By Jejje Muhinde;
Emmanuel Gatete, a smallholder farmer from Gahini, Kayonza district in the Eastern Province of Rwanda depends on farming through cultivating maize, beans, and Irish potatoes on his small plot of land.
Gatete, 38, like many other agrarians in Gahini does what his forefathers did for generations to feed his relatively large family. Usually would buy seeds from an open market and save some of the seeds for the next planting season.
He relied on old farming techniques of replenishing the seeds while cultivating his land in order to increase soil fertility
However, Gatete’s decades old technique changed after concluding one-week training in modern methods of farming conducted by Rwanda Rural Rehabilitation Initiative (RWARRI) when he realized he has been farming the wrong way.
The RWARRI program which is focused on the importance of cooperatives, seeks to empower farmers both in skill and practice through cooperatives to ensure food security.
During the training, farmers learnt good agricultural practices, spacing of crops in the garden, the benefits of improved seeds, and the application of fertilizer which would automatically increase yields.
Today, Gatete is practicing what he learnt, he buys improved seed varieties and fertilizers. In the colloquially known as ‘A’ season which runs between September and January, most farmers in Gahini got more than twice their usual harvest from.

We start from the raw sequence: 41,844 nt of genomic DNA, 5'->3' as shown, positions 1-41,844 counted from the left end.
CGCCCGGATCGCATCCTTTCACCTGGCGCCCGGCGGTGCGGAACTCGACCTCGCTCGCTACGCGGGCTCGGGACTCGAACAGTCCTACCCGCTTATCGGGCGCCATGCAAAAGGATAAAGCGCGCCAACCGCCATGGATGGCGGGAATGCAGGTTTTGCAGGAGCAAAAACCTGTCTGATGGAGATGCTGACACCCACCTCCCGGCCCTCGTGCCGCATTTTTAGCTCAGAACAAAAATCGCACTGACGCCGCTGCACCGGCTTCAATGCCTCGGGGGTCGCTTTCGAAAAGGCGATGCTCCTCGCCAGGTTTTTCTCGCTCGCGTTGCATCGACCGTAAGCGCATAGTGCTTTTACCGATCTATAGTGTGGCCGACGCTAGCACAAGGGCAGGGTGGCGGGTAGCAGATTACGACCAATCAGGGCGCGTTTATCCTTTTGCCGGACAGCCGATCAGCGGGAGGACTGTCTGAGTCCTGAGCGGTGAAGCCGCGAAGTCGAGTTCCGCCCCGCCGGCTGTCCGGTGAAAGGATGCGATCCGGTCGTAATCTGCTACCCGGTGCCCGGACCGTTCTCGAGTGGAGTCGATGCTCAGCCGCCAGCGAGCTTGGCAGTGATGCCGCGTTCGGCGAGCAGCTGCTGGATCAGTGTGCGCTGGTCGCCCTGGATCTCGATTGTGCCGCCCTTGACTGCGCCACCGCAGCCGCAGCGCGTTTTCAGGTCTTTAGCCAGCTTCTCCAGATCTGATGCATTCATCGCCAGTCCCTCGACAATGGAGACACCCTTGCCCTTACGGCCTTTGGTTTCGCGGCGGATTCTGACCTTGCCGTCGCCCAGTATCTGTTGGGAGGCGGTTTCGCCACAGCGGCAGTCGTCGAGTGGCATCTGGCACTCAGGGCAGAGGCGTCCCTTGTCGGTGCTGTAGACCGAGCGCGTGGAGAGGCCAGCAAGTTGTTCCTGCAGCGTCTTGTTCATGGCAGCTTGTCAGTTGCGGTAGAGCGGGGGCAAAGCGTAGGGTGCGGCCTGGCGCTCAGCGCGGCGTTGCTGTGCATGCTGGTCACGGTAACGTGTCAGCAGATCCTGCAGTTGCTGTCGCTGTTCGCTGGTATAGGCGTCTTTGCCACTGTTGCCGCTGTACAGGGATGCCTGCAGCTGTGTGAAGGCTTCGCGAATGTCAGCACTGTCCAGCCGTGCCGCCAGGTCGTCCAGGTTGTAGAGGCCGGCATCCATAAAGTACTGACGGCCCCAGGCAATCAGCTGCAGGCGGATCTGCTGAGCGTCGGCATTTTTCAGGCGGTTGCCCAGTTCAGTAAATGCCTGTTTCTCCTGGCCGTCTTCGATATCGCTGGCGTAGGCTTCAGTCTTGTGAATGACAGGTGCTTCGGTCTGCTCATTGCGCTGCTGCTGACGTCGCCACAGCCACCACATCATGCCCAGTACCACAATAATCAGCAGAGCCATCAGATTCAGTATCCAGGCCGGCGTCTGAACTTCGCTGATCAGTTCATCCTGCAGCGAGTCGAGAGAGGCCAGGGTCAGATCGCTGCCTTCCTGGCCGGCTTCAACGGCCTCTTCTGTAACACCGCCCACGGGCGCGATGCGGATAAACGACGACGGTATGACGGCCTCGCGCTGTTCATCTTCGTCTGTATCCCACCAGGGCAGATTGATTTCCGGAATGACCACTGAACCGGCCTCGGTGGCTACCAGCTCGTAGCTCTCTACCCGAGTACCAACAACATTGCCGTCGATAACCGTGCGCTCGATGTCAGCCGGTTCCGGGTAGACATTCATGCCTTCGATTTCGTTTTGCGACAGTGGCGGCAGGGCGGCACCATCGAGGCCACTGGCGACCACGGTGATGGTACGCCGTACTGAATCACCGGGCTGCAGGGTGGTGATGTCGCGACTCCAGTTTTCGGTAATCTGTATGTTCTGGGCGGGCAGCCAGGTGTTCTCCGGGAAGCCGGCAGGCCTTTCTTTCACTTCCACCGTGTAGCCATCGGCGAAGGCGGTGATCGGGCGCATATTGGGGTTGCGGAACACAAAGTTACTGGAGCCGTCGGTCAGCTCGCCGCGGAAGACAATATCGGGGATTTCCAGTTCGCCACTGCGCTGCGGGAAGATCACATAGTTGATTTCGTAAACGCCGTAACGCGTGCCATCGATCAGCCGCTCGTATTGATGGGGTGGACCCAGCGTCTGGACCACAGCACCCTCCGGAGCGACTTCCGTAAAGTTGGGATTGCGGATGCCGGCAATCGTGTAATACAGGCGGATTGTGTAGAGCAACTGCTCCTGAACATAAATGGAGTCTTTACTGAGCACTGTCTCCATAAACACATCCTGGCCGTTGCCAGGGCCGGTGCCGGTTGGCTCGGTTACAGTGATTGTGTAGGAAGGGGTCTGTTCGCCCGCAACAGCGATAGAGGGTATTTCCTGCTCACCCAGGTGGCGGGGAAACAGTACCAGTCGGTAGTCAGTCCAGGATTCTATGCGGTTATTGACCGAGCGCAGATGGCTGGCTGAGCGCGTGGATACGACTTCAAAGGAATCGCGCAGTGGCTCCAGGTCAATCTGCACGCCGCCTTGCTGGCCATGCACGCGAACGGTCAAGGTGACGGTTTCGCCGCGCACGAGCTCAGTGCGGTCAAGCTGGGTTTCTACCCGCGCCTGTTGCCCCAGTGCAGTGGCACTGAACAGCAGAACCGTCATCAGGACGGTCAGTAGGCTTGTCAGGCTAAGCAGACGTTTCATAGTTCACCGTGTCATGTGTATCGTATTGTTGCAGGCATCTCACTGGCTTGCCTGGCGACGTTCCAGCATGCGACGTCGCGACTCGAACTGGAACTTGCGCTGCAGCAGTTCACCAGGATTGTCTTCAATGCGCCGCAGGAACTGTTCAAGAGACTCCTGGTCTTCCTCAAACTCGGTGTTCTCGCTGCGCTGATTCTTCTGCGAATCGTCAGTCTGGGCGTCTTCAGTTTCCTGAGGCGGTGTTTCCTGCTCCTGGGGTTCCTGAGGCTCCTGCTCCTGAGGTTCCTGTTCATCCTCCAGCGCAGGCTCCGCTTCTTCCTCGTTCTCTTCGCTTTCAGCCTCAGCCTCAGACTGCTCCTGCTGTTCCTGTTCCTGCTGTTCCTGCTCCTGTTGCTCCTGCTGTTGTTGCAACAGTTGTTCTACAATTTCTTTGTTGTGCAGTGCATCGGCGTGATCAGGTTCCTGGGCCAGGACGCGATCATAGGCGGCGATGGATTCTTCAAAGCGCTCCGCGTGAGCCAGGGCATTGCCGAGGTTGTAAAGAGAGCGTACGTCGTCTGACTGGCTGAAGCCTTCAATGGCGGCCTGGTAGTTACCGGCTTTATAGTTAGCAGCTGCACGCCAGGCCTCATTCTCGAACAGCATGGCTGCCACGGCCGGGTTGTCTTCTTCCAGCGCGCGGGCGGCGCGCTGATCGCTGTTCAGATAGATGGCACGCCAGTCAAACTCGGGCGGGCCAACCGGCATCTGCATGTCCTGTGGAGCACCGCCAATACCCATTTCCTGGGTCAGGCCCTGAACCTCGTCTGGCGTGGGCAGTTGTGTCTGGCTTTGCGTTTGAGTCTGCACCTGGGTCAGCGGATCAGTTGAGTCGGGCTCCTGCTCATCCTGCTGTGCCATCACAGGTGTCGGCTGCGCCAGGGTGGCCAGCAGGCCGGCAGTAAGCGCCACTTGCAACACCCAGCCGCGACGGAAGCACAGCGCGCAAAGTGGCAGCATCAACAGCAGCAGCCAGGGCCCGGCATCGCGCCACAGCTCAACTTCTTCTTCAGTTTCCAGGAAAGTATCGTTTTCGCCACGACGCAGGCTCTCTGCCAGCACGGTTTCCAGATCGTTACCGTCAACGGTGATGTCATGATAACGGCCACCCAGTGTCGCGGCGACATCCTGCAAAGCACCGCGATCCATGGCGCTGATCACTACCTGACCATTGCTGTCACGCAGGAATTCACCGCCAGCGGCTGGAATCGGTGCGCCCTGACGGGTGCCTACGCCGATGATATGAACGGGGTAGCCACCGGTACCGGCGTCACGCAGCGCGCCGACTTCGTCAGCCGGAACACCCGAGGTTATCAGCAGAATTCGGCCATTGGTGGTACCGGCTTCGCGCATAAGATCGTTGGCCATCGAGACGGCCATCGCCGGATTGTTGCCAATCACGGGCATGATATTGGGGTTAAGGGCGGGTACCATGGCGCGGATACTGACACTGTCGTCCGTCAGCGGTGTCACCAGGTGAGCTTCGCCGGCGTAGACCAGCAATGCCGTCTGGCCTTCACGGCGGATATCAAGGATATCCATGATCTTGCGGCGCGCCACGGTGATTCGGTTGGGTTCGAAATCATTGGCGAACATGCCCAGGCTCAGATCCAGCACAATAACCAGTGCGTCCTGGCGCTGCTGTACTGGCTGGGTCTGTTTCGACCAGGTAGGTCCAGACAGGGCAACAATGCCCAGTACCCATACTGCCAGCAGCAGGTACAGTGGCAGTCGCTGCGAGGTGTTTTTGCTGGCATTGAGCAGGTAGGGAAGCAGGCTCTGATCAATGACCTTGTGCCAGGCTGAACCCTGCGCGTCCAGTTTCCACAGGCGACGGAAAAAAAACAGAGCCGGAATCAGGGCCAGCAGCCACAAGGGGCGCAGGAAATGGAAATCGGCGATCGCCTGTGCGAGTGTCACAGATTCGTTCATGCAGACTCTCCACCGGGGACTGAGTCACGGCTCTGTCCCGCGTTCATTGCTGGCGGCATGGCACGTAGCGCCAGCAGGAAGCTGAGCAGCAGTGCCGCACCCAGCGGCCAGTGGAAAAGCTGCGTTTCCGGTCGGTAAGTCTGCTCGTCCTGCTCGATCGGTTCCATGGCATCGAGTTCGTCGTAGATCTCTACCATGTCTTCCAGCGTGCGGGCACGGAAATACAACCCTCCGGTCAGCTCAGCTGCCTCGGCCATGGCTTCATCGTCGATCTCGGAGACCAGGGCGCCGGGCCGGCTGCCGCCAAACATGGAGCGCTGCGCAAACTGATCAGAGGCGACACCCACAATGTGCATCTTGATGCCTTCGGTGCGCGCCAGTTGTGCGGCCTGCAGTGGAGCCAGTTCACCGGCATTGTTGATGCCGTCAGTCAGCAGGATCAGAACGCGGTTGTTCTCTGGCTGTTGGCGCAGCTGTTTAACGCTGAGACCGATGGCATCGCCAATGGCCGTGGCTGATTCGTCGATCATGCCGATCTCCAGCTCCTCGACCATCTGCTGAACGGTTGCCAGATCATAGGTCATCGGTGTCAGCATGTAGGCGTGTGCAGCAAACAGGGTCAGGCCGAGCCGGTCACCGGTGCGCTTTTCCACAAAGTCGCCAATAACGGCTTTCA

During this season, Gatete harvested seven bags of quality maize compared to the usual two and half bags from the same plot of land.
Through RWARRI, he was also linked to One Acre Fund, a non-profit social enterprise that supplies financing and training to help smallholders grow their way out of hunger and build lasting pathways to prosperity.
All seems to be well for Gatete who is very happy about the available market which bought his maize. After selling the harvest surplus, he invested the proceeds in expanding by leasing land and was also able to buy small livestock – goats and rabbits.
From the training, he has learned about post-harvest handling which has enabled him minimize his loss; he is excited about the outcome of his harvest which has given him extra profit.
“I am glad to have taken part in the RWARRI program, today I just don’t buy seeds from anybody since I can identify improved varieties and those which are not. This has him to start making profit from farming” he explained.